S2 Fig. Competence under starved conditions.

The repeated tests as same performed in Fig 2A. The control strain (open circles) was co-cultured with R0, R1, R5 and R7 under starved conditions. The temporal changes of cell concentrations were monitored by a CFU assay. Standard errors of four to eight assay plates are indicated. Blue circles, purple squares, green rhombuses and red triangles represent R0, R1, R5 and R7, respectively. Standard errors of four to eight assay plates are indicated.


S3 Fig. Growth curves in the presence of histidine.

Temporal changes in the cell concentrations of R0, R1 R2, R4, R5, R6 and R7 in the presence of 1, 10, and 100 μM of histidine are shown in varying colors. The data sets of R0, R1, R5 and R7 were used for Fig 2B. Standard errors of three independent test tubes are indicated.


S4 Fig. Cell growth in limited nutrition.

A. Growth curves with trace amounts of histidine. Temporal changes in the cell concentrations of R0, R1 and R7 in the presence of trace amount of histidine varying from 0 to 50 nM. The cell concentrations were evaluated by flow cytometry. Standard errors of triplicates are indicated. B. The lower limit of the histidine concentration for cell propagation. Cell concentrations of R0, R1 and R7 grown in trace amount of histidine (0–10 nM) were re-estimated by a CFU assay. Samplings at three time points were performed as shown in the order of black, gray and white bars. The three time points for R0, R1 and R7 were 0, 10 and 22 h; 0, 24 and 46 h; and 0, 22.5 and 46.5 h, respectively. Standard errors of three to four assay plates are indicated.


S5 Fig. Western blotting of S1.

A. Example image example of western blotting detecting S1 in R0–R7. B. Cellular protein abundance of S1. The cellular concentrations of S1 are calculated according to repeated tests, and the results of R0, R1, R5 and R7 are used in Fig 4A. The standard errors of repeated tests (n = 3–4) are indicated.


S6 Fig. Precise estimation of Ks and rmax.

A. The relationship between r and K. The parameters of r and K that were estimated by fitting the growth data sets with the logistic equation are shown. Only the well-fitted results are shown, and those without growth are indicated as zero. B. The relationship between the histidine concentration and the estimated growth rate. The estimated growth rates are from A. Data fitted with the Monod equation are shown in the solid lines. C. Estimated Ks and rmax. The parameters of rmax and KS that were estimated by data fitting with the Monod equation are shown. D. Yield vs growth. The ratios between rmax and KS are calculated. Blue circles, purple squares and red triangles indicate R0, R1 and R7, respectively. The standard errors of the theoretical estimations are indicated.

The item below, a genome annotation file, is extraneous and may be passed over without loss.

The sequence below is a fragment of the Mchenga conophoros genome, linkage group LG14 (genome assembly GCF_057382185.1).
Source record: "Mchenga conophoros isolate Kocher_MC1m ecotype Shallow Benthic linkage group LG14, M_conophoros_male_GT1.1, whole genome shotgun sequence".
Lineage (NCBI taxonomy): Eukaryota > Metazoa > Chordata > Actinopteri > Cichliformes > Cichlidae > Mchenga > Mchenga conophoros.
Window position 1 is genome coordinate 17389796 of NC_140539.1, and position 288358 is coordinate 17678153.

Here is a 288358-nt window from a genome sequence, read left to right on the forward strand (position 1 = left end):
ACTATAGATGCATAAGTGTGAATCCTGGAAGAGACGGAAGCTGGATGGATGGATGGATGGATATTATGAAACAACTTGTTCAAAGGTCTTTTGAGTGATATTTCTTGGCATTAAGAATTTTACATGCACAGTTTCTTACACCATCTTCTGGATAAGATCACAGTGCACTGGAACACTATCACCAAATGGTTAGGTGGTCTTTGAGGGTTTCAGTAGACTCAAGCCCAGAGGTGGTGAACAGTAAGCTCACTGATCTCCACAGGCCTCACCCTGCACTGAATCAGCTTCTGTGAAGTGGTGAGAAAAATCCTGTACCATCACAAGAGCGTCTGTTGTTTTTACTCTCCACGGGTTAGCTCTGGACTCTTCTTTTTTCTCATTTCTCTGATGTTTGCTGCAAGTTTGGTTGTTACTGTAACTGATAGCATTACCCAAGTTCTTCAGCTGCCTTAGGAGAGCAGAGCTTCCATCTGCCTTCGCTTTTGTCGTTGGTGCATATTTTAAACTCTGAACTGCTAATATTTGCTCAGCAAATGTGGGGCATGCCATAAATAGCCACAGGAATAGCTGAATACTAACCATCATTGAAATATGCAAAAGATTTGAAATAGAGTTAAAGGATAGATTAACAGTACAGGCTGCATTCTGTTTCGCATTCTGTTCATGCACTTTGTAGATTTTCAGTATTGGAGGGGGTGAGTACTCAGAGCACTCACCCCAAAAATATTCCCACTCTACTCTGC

S7 Fig. Protein biosynthesis in R0, R1 and R7.

A. Total protein abundance. The total amounts of soluble proteins were evaluated by a BCA assay. B. GFP translation. Western blotting of the cellular GFP was performed as described in S7 Fig. The gfp reporter was chromosomally incorporated and regulated by a constitutively expressed promoter Ptet. The standard errors of repeated tests (n = 3–4) are indicated.


S8 Fig. Characterization of R7 colonies.

A. Growth of R7 colonies. The initial cell concentrations were determined after the inoculation of the colonies in the liquid media 4.5 h later, and the cell concentration was time-sampled by flow cytometry. The selected 16 colonies were numbered from C1 to C16. The colors represent the size of colonies roughly estimated by eye. Red, green, orange and purple represent 16 successful colonies of large, medium, small and tiny sizes, respectively. B. Western blot of ribosomal protein S1. Western blotting was performed to detect S1 in 16 single colonies, corresponding to the colonies in A. The results showed that the S1 protein had disappeared in all 16 colonies, supporting the results of identical growth rates. The arrow indicates the S1 position. c1-c16, wt, and 70S represent the 16 single colonies, the wild type E. coli strain, and the purified wild type ribosome 70S, respectively. R0 and R7 indicate the two cell populations.


S1 Note. Supplementary note I is supplied in a single PDF file.



We thank Natsuko Yamawaki for technical assistance and Shota Nakamura for whole-genome resequencing. We thank Tim Cooper for reading the manuscript and valuable discussion.

Author Contributions

Conceived and designed the experiments: BWY TY. Performed the experiments: BWY TH YK. Analyzed the data: BWY ST SS. Contributed reagents/materials/analysis tools: YK HM TY. Wrote the paper: BWY TH.